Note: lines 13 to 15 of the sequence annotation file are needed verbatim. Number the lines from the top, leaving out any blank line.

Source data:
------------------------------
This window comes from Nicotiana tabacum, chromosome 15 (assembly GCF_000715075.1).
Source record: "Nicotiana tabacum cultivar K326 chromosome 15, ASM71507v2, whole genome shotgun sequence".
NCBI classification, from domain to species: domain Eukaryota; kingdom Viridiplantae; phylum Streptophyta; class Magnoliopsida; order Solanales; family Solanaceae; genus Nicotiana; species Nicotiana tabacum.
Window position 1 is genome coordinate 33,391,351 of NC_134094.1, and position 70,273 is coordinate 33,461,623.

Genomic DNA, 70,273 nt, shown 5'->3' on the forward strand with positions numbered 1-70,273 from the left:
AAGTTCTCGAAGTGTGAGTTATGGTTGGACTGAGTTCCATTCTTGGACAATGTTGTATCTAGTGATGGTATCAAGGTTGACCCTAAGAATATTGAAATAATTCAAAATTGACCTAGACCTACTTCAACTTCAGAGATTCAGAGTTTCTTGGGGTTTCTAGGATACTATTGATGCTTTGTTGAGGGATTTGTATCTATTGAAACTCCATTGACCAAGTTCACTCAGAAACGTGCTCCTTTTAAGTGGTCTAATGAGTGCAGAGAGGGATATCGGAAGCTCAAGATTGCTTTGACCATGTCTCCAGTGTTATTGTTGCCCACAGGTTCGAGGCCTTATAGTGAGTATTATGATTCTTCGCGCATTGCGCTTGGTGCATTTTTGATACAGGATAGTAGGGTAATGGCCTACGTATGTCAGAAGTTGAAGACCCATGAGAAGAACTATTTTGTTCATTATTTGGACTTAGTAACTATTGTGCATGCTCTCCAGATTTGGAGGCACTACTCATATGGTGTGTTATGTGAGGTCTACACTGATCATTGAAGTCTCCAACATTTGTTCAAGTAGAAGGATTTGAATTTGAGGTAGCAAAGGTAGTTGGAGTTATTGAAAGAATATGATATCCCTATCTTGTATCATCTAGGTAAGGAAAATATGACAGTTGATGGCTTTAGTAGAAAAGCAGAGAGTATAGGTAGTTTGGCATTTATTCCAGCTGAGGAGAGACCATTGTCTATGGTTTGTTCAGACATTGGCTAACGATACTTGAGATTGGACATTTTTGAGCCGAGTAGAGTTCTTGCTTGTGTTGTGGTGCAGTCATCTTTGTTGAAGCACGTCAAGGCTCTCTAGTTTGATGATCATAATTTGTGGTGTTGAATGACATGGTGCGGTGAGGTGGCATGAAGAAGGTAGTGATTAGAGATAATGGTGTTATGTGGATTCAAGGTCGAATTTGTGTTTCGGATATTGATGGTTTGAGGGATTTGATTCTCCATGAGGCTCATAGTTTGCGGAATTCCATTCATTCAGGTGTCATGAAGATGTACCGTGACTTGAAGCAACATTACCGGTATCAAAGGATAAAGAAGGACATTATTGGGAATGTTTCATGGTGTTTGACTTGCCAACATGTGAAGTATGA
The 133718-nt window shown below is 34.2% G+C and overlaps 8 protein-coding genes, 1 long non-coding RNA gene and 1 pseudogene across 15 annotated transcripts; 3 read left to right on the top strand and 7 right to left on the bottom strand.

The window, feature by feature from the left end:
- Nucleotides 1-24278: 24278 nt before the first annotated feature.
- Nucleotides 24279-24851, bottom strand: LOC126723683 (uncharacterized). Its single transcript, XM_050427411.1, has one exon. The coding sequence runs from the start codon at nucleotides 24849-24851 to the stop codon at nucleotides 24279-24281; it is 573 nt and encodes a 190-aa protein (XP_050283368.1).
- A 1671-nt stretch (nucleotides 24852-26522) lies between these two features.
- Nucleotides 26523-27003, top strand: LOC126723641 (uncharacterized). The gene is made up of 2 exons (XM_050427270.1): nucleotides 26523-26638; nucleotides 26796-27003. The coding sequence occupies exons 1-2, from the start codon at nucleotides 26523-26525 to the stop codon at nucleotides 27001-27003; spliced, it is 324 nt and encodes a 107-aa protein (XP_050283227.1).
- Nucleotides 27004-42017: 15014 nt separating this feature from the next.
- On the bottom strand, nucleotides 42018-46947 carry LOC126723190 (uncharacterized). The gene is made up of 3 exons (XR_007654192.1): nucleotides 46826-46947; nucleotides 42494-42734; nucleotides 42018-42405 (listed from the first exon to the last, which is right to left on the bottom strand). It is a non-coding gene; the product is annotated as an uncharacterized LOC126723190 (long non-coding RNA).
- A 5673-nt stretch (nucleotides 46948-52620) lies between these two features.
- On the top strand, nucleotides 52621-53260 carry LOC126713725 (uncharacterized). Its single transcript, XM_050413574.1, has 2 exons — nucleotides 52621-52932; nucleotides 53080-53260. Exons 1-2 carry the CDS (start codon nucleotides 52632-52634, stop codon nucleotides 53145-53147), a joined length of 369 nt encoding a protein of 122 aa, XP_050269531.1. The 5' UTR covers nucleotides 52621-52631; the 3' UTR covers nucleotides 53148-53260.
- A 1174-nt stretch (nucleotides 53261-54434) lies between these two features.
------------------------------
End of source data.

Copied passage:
- Nucleotides 27004-42017: 15014 nt separating this feature from the next.
- On the bottom strand, nucleotides 42018-46947 carry LOC126723190 (uncharacterized). The gene is made up of 3 exons (XR_007654192.1): nucleotides 46826-46947; nucleotides 42494-42734; nucleotides 42018-42405 (listed from the first exon to the last, which is right to left on the bottom strand). It is a non-coding gene; the product is annotated as an uncharacterized LOC126723190 (long non-coding RNA).
- A 5673-nt stretch (nucleotides 46948-52620) lies between these two features.